Scotland and Terrorism: Are we safer?

السَّلَامُ عَلَيْكُمْ‎‎

I’m still not sure if I should be writing this.  I’m not going to tempt fate and say we won’t see anything like the Manchester attack here. I’m just going to present some information which I think we should all be aware of and let you form your own opinion.

Before, I do that, I know we have lots of racists and Islamophobes in Scotland. I know there was an attack on Glasgow Airport in 2007. That was ten years ago, it’s worth remembering. I know two young Scots went to join ISIS. It was only two though out of 600 Britons. I know a Glasgow Muslim shopkeeper was murdered but that was by an English Muslim. If I’ve missed something out, please add it below.

First, see this extract from a Scottish Government research survey in 2011

‘In addition, Hussain and Miller (2004) argue that Muslims in Scotland are more likely to identify themselves as Scottish than Muslims in England are to identify as English (Hussain and Miller 2004, 2006). In their study, comparing experiences of Islamophobia and Anglophobia in Scotland, Hussain and Miller established that the Muslims interviewed found it very easy to identify with Scotland. They suggest this could be explained partly because their religious identity is seen as cultural and not territorial. This finding is supported by research conducted by Masud (2005) into the experiences of Muslims across Britain after the London bombings in 2005. In this research conducted across Scotland 27“it was widely acknowledged and appreciated that compared with other parts of the country, especially England, Scotland was a tolerant place” (Masud 2005).’

http://www.gov.scot/Publications/2011/03/08091838/4

Second, remember the Glasgow Celtic, Green Brigade protest against Israel’s treatment of the Palestinians and the crowdfunding which raised thousands to pay for sporting facilities in Palestine? I gave £20 and one of my uncles was in the Orange Lodge! People in the Arab world and Islamic people in England know about this.

Third, 100 000 people marched in Glasgow in 2003 against the Iraq war. Glasgow’s Islamic population saw this. The Herald newspaper exposed many of the atrocities committed by the Coalition there.

Fourth, 1.8% of the prison population in Scotland is Muslim. This is broadly in proportion to the 1.45% of Scottish population which is Muslim, and in significant contrast to the very large figure of 13% for Muslim prisoners in England and Wales.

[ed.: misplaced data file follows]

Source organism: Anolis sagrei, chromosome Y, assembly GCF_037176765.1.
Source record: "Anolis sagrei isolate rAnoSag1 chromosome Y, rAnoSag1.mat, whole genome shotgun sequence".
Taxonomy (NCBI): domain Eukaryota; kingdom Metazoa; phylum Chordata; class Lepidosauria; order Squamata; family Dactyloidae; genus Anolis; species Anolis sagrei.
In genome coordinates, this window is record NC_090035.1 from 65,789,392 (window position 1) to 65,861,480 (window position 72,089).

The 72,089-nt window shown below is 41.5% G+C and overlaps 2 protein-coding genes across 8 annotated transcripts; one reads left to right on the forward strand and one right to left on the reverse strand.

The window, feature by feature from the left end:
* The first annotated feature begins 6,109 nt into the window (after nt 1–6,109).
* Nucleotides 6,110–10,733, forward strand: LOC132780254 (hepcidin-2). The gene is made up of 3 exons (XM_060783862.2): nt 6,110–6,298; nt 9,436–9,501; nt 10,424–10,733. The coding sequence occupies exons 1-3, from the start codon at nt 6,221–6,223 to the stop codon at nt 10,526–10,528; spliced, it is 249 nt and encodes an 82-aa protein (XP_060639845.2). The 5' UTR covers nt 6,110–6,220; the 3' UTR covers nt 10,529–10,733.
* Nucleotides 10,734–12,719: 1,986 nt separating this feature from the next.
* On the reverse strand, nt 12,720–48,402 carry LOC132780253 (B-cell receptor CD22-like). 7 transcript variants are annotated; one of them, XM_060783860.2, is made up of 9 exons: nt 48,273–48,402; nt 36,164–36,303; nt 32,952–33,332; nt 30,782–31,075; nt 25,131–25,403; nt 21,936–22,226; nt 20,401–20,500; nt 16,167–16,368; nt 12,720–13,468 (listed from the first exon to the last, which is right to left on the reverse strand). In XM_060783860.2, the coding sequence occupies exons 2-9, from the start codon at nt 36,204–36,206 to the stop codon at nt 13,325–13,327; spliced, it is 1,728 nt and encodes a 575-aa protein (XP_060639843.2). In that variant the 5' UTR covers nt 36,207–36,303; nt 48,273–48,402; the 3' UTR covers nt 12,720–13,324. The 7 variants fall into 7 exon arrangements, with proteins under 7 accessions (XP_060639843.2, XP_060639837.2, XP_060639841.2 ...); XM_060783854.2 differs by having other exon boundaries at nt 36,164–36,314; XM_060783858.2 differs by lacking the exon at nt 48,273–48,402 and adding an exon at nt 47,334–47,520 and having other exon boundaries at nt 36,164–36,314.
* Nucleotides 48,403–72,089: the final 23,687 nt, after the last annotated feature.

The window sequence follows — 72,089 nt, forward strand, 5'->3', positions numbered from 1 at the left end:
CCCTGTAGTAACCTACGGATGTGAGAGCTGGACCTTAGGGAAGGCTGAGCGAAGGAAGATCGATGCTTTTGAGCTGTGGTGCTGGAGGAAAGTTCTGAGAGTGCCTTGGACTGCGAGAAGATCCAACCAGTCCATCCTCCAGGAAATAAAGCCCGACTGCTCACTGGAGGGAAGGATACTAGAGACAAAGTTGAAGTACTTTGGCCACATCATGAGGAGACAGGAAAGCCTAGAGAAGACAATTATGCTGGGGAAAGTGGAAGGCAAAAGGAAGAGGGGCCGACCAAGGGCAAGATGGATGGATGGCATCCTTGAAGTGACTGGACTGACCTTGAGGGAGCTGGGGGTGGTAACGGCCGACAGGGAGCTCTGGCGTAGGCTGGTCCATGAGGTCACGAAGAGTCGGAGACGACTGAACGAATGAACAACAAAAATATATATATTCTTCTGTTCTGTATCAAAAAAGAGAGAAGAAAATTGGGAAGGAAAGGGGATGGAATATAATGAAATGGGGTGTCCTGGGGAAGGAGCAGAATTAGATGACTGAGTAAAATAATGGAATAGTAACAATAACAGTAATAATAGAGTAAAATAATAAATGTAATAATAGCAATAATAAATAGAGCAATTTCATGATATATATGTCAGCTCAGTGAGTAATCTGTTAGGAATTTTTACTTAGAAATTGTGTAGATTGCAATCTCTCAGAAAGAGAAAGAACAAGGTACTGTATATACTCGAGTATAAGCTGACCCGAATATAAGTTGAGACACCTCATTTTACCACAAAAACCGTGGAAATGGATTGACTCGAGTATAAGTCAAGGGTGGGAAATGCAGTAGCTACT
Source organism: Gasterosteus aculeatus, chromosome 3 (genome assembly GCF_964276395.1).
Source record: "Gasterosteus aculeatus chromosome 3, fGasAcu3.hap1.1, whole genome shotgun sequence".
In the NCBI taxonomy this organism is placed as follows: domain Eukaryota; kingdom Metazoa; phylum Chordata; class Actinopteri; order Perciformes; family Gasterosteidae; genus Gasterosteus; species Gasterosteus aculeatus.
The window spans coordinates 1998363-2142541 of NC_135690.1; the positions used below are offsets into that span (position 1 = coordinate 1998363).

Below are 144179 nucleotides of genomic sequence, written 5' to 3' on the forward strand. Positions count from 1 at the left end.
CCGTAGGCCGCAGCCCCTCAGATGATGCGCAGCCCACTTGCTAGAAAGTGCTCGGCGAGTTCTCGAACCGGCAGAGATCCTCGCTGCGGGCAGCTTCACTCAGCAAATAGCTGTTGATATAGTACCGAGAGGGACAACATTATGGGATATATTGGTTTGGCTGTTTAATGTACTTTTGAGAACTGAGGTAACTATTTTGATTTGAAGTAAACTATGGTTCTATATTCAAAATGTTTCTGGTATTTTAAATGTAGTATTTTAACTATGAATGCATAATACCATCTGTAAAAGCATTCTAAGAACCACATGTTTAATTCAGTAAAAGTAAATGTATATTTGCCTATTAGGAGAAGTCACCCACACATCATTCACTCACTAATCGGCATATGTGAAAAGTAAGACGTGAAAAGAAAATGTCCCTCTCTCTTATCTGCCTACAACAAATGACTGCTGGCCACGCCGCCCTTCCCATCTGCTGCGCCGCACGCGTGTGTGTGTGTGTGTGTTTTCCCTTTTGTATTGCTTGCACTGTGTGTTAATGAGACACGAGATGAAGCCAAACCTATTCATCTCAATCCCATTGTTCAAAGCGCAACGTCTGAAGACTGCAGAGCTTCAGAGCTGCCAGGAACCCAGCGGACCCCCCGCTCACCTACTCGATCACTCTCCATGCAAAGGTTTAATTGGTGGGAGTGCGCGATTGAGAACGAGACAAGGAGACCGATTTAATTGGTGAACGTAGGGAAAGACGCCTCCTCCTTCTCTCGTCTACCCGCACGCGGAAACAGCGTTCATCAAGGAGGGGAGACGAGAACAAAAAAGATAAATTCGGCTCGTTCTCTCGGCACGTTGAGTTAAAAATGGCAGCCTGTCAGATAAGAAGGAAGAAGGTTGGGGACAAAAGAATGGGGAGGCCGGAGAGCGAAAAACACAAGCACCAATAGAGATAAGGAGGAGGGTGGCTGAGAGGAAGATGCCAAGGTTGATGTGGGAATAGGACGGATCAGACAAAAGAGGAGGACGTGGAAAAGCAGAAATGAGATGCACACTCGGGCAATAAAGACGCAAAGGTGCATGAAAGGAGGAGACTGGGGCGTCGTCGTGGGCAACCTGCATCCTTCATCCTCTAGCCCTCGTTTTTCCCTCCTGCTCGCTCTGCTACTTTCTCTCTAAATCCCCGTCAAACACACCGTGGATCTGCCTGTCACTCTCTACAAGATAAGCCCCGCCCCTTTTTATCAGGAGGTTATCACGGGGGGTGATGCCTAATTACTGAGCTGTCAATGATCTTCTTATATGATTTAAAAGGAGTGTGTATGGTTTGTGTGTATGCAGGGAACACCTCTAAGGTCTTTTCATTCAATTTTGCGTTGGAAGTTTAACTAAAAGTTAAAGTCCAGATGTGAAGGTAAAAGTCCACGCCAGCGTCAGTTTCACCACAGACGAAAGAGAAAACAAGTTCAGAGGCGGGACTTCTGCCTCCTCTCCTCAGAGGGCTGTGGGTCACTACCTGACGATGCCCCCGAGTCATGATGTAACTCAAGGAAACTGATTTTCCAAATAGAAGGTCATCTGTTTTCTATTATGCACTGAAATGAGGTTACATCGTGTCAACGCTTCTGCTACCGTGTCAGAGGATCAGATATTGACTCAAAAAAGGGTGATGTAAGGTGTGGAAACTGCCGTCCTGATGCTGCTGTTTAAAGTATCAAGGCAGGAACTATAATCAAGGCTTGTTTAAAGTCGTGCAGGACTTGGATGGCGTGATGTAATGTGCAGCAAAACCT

Fifth, notably, although Pakistanis and Bangladeshis are still over-represented in more deprived areas of Scotland, they are less likely to be living in such areas in Scotland than they are in England.

Sixth, Muslims in Scotland are fast becoming a highly-educated population – currently exceeding the total population figure for ‘degree level and above’ education by 10 percentage points.

Seventh, almost 1 in 3 (31%) of the Muslim population is ‘economically active’ full-time – whether as an employee, or self-employed. For the population as-a-whole, the figure is 51%. It is notable that both of these percentages are higher than the corresponding figures for England and Wales which are 19.8% for Muslims and 34.9% for the overall population

Eighth, comparisons with the Muslim population in England and Wales suggest that Muslims in Scotland are somewhat socio-economically better off.

http://www.ed.ac.uk/files/atoms/files/scottish_muslims_in_numbers_web.pdf

Ninth, ‘there are no radical preachers in Scottish mosques who are urging Muslims to commit violence abroad or at home.’

http://www.heraldscotland.com/news/13199694.Revealed__how_Scotland_s_Muslims_are_fighting_the_rise_of_radical_Islam_at_home/

Tenth, earlier this year, Transport Minister Humza Yousaf, MSP for Glasgow Pollok, first took his oath of allegiance in English and then in Urdu in the Scottish Parliament. Not something you can imagine in France.

https://www.commonspace.scot/articles/9147/yvonne-ridley-french-police-could-take-lessons-scotlands-cops-after-burkiniban

Finally, see this:

‘Good community relations mean young Muslims in Scotland eschew extremism Unlike in England, there is mutual respect between the Scottish government, the Muslim communities and the police’

https://www.theguardian.com/society/2015/jul/14/good-community-relations-young-muslims-scotland-eschew-extremism

As-salāmu ʿalaykum. Peace be upon you.

 

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19 thoughts on “Scotland and Terrorism: Are we safer?

  1. johnrobertson834 May 24, 2017 / 3:08 pm

    Perhaps further evidence?

    No troops on the streets in Scotland

    This in the Sun a few minutes ago:

    Home Secretary Amber Rudd today confirmed 984 military personnel had so far been deployed from a total availability of 3,800 troops.

    But top cops in Scotland today vowed to stick with armed police only for the time being, despite the terror threat level being raised to Critical following Tuesday’s atrocity.

    The move means it’s unlikely troops will be seen at major events including Saturday’s Scottish Cup Final at Hampden, or tonight’s Lisbon Lions tribute gig headlined by Rod Stewart at the 13,000-capacity Hydro in Glasgow.